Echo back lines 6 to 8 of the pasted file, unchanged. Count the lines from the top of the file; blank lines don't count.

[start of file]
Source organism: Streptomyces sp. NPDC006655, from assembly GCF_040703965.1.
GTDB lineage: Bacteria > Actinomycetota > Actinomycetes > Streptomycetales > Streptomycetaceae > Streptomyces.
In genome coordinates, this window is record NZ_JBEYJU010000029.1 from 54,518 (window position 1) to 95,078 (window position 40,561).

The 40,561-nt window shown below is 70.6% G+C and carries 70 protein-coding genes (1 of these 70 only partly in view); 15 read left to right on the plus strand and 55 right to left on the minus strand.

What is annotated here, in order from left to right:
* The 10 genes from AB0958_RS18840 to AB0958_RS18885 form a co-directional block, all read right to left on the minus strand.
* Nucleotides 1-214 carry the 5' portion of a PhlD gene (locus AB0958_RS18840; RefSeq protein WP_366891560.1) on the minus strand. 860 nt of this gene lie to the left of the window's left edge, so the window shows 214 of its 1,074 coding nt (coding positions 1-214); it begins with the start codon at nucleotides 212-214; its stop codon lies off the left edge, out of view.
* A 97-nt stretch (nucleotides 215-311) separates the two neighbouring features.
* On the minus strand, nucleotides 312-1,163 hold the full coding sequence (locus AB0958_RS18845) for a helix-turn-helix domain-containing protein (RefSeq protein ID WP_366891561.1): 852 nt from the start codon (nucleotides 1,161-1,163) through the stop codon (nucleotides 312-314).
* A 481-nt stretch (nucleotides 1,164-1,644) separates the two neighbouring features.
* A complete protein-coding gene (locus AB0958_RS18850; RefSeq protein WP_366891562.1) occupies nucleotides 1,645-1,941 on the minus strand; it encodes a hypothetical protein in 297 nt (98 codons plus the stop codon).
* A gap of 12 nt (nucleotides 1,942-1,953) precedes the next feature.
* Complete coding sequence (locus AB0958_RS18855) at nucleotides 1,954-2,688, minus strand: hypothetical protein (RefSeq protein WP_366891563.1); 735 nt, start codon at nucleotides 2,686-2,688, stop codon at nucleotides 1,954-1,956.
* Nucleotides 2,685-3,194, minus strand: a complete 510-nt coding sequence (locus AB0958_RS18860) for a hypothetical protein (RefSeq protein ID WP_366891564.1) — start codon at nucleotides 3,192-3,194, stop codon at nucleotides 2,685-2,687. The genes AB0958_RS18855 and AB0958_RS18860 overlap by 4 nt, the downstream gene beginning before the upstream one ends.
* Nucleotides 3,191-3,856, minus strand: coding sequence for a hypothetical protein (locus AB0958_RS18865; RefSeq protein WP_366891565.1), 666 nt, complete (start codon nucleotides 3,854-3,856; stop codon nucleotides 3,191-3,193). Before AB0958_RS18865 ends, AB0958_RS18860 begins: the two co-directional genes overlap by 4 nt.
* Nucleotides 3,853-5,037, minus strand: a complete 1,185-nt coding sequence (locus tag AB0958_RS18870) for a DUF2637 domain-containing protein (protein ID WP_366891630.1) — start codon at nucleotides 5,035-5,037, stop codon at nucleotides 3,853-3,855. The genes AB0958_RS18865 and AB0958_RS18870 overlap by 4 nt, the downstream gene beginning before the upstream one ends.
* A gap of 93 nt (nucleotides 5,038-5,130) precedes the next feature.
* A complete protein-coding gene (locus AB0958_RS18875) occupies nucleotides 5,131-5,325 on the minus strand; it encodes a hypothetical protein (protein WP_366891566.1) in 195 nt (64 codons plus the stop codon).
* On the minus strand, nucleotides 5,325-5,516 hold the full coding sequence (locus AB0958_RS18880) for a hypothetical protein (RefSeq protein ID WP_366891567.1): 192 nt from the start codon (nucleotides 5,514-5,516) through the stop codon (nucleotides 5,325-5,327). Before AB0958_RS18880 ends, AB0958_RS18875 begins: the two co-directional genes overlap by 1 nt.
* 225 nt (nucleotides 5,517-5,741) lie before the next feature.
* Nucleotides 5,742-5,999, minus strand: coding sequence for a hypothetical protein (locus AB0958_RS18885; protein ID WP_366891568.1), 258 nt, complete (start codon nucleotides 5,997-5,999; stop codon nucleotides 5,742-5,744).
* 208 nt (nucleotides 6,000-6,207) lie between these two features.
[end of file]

* The 10 genes from AB0958_RS18840 to AB0958_RS18885 form a co-directional block, all read right to left on the minus strand.
* Nucleotides 1-214 carry the 5' portion of a PhlD gene (locus AB0958_RS18840; RefSeq protein WP_366891560.1) on the minus strand. 860 nt of this gene lie to the left of the window's left edge, so the window shows 214 of its 1,074 coding nt (coding positions 1-214); it begins with the start codon at nucleotides 212-214; its stop codon lies off the left edge, out of view.
* A 97-nt stretch (nucleotides 215-311) separates the two neighbouring features.